• More women are affected by depression than men.
  • Depression can lead to suicide.
Sep 13, 2021

What are the top 3 causes of depression? ›

Causes - Clinical depression
  • Stressful events. Most people take time to come to terms with stressful events, such as bereavement or a relationship breakdown. ...
  • Personality. ...
  • Family history. ...
  • Giving birth. ...
  • Loneliness. ...
  • Alcohol and drugs. ...
  • Illness.

What percentage of depressed people recover? ›

You need to know that you're not alone. According to the National Institute of Mental Health, about 19 million Americans are living with depression right now. And treatment works. The National Mental Health Association says that more than 80% of people who get treatment say it helps.

Who is most at risk for depression? ›

It's mainly found in those with low self-esteem, who have a poor outlook, or who feel overwhelmed by stress. Depression is also more common in people with anxiety or other mental health problems. Teens who have tried to self-harm by the age of 16 have a higher risk of having depression by the time they're young adults.

Why should we be more aware of depression? ›

Raising awareness about depression is vital for ending stigmas surrounding it and other mental health disorders. Depression awareness also helps people understand that they are not alone and that many support systems are available to help them tackle this disease.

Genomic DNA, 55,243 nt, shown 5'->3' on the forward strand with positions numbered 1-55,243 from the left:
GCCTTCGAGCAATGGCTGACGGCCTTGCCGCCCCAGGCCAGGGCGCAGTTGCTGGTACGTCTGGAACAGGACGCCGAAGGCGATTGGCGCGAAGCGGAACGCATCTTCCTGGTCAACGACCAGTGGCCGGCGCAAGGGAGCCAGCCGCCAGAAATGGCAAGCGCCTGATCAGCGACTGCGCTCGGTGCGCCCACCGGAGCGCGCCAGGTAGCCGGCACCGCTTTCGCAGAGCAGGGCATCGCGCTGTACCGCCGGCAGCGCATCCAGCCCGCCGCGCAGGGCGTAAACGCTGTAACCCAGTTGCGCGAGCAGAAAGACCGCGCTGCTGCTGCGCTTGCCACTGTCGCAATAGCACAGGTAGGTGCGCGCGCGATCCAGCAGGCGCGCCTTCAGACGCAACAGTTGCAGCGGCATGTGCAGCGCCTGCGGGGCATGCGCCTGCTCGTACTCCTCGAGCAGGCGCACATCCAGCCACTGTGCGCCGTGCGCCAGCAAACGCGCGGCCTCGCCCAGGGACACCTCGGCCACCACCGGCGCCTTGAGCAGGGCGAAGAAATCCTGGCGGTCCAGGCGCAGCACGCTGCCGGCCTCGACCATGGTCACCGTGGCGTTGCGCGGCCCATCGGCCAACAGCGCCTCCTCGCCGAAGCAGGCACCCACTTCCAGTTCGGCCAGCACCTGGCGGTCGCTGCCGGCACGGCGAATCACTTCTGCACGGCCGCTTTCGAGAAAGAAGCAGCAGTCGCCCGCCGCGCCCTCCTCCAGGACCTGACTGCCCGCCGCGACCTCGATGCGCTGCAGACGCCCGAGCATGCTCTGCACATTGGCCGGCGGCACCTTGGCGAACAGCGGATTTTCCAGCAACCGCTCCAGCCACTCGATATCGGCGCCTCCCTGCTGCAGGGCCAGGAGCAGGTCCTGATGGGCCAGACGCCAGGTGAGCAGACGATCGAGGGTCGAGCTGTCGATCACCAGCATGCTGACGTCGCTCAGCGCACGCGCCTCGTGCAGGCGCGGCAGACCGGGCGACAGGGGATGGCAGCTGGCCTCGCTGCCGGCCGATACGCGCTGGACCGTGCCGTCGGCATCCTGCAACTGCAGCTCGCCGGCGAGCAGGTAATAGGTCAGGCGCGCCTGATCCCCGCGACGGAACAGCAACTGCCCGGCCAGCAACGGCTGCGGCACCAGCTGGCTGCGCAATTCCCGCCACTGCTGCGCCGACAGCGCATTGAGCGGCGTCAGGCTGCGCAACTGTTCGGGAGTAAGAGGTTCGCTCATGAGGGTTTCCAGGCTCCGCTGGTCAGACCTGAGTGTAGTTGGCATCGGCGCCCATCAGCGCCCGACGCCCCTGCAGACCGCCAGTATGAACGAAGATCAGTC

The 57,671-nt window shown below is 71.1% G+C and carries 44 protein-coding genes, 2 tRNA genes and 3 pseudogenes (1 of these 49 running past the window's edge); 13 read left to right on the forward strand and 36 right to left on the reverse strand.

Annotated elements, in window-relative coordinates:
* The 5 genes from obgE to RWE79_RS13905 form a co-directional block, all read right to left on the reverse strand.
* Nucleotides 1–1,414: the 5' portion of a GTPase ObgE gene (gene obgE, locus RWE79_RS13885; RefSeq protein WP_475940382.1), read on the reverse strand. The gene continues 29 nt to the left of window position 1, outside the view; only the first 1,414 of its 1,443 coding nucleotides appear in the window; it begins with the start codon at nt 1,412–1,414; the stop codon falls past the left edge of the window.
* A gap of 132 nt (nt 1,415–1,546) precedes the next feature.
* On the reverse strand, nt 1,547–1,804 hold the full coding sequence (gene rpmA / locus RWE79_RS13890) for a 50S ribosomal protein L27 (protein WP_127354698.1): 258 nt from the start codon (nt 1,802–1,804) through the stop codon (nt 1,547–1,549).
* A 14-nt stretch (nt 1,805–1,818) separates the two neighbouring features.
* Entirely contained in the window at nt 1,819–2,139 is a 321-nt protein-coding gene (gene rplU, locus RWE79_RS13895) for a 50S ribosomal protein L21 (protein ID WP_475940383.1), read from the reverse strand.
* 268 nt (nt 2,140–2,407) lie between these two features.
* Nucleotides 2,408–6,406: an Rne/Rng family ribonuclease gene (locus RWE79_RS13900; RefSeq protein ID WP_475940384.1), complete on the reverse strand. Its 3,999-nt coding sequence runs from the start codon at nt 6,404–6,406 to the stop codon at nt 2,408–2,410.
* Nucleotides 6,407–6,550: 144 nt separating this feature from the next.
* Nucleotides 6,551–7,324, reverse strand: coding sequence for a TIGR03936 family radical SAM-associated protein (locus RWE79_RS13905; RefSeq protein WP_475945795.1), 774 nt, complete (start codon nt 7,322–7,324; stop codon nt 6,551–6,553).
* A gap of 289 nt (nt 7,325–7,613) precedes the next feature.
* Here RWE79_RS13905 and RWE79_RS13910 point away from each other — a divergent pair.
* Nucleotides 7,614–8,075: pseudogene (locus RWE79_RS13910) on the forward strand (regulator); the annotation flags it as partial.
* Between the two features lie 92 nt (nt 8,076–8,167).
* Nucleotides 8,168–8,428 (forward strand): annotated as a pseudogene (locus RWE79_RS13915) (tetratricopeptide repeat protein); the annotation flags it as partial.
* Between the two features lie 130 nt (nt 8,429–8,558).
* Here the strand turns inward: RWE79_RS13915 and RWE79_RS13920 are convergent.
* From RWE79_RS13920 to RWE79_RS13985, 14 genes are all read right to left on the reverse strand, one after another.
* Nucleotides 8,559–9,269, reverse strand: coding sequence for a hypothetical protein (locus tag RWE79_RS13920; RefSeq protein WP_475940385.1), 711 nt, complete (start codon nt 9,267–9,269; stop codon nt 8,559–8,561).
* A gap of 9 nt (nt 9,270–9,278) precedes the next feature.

Why do we need to talk about depression? ›

But talking about depression can be a key step in the recovery process. Most people feel better after talking to someone who cares about them. And it can also be the catalyst for a significant shift in how society views and addresses depression.

Why is it important to study depression? ›

The study of depression focuses on neuroscience, reflecting the essential characteristics of depression as a category of mental illness and better reflecting the fact that depression is an important link in the human public health care.

What is the importance of depression? ›

Depression and associated mental disorders can have a profound effect on all aspects of life, including performance at school, productivity at work, relationships with family and friends, and ability to participate in the community.